By Jessi Turnure
May 2, 2014
The Craighead County Sheriff's Department is investigating a copper theft incident.
According to the department's report, police received a complaint from Craighead Electric that someone cut copper from several electric lines near Monette over the past few days.
A deputy was surveying that area early Friday morning when he noticed someone shining a flashlight on the wires. The officer contacted the two suspects, who then drove away.
The officer chased the vehicle to Dunklin County and arrested one person. The other ran toward the St. Francis River and is still missing.
"Copper theft's become a very common crime and a very expensive crime," Craighead County Sheriff Marty Boyd said.
Boyd said more and more criminals are becoming aware of this and trying to sell stolen copper to local recycling companies. But these businesses are on to them.
"Every copper sale, we do take a photo ID," said Jeff Smith, manager of WW Recycling in Kennett.
Smith and his employees at WW Recycling make a copy of every customer's photo ID and require their signature for each transaction.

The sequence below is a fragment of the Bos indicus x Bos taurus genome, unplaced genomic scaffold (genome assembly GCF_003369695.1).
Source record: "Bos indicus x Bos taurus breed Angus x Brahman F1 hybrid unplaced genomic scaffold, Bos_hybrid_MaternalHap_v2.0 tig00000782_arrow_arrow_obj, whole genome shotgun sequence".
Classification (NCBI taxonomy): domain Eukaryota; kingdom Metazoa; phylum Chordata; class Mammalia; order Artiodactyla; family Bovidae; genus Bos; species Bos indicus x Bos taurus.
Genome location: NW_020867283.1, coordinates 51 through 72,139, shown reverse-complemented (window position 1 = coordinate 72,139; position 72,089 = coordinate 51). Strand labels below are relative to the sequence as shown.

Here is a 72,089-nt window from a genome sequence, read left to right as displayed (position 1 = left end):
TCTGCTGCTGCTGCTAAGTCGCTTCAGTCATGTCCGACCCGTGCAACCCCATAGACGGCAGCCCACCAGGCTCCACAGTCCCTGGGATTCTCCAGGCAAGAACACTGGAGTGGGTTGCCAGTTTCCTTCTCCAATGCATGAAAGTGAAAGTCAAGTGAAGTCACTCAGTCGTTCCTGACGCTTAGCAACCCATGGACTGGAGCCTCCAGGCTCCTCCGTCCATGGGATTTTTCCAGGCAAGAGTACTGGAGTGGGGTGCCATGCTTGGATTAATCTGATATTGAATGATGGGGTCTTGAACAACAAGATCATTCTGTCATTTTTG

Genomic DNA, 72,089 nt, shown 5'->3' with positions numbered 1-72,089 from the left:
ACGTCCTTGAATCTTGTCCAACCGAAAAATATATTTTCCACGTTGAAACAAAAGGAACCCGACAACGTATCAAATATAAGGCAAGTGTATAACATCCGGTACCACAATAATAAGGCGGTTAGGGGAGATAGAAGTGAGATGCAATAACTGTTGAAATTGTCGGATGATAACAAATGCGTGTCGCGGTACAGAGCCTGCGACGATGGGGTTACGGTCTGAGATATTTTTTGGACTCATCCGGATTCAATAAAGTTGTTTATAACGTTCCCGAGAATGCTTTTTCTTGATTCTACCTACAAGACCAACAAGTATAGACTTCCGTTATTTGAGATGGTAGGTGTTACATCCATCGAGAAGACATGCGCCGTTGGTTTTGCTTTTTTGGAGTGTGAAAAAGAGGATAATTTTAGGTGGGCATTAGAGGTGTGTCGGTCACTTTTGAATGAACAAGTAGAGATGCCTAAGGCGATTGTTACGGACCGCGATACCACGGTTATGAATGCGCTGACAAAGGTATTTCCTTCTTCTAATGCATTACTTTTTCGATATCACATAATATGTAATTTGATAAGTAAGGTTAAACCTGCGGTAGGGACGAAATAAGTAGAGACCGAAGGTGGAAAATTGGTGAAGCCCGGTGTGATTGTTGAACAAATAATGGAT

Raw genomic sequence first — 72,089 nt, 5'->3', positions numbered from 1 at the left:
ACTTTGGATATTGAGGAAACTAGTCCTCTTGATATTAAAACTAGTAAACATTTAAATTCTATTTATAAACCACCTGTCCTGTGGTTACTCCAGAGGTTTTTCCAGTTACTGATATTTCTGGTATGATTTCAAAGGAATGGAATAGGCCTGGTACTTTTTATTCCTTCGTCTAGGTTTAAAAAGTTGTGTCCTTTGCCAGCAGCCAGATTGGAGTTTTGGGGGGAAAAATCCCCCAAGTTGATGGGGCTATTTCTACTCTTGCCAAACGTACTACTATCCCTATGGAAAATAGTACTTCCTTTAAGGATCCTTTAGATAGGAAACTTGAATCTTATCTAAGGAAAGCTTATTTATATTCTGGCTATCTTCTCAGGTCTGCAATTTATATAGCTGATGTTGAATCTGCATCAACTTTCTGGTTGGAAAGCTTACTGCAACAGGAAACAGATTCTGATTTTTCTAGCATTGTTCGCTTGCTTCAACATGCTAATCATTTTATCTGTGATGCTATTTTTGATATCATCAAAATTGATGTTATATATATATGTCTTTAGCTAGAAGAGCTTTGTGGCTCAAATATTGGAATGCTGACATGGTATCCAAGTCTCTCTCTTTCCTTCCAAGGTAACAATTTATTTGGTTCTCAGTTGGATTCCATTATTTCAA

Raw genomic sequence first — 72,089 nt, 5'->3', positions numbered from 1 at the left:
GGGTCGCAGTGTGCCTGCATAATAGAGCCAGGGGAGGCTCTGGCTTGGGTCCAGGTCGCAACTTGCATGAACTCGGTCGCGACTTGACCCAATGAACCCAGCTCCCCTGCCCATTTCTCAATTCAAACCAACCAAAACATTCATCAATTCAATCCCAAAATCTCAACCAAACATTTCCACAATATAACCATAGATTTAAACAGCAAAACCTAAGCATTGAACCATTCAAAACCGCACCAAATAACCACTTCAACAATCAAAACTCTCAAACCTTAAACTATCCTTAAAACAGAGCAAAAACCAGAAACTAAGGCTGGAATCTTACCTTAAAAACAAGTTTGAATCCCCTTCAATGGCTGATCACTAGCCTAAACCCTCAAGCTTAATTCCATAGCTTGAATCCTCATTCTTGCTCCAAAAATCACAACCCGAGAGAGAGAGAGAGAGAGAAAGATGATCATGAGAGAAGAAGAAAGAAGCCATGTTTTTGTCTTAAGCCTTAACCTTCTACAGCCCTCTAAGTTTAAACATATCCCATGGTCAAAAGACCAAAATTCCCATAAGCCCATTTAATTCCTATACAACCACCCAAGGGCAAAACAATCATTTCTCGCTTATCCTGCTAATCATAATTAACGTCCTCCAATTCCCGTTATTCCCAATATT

"That signature means that they're responsible for this material sold," Smith said.
Smith said he can typically tell if someone stole the materials they're trying to sell.
"If it's a large, large amount or something like that," Smith said.
"Wire that's been cut and burned," Boyd said. "Things like that where you know it's a specific wire used for certain things."
WW Recycling and other local recycling companies work with police to find these copper thieves.
"We have all the records to show who brought it in and they signed for it," Smith said.
"They report everything they buy and who sells that copper to them on a program called LeadsOnline where we can look at what they're taking in, identify who's selling the copper," Boyd said. "We've made several arrests on that."
Even with this technology, Sheriff Boyd said the biggest problem with finding copper criminals is location.
"We're so close to Missouri, Tennessee, Mississippi that it's not just Arkansas seeing this brought in," Boyd said. "It's going to several different states."
Sheriff Boyd said this widespread crime effects the entire community.
"Craighead Electric, when they have a loss that's substantial, everyone is gonna pay that cost in utility fees," Boyd said.
Sheriff Boyd said this is an ongoing investigation and expects the department to make even more arrests from other cases Craighead Electric reported.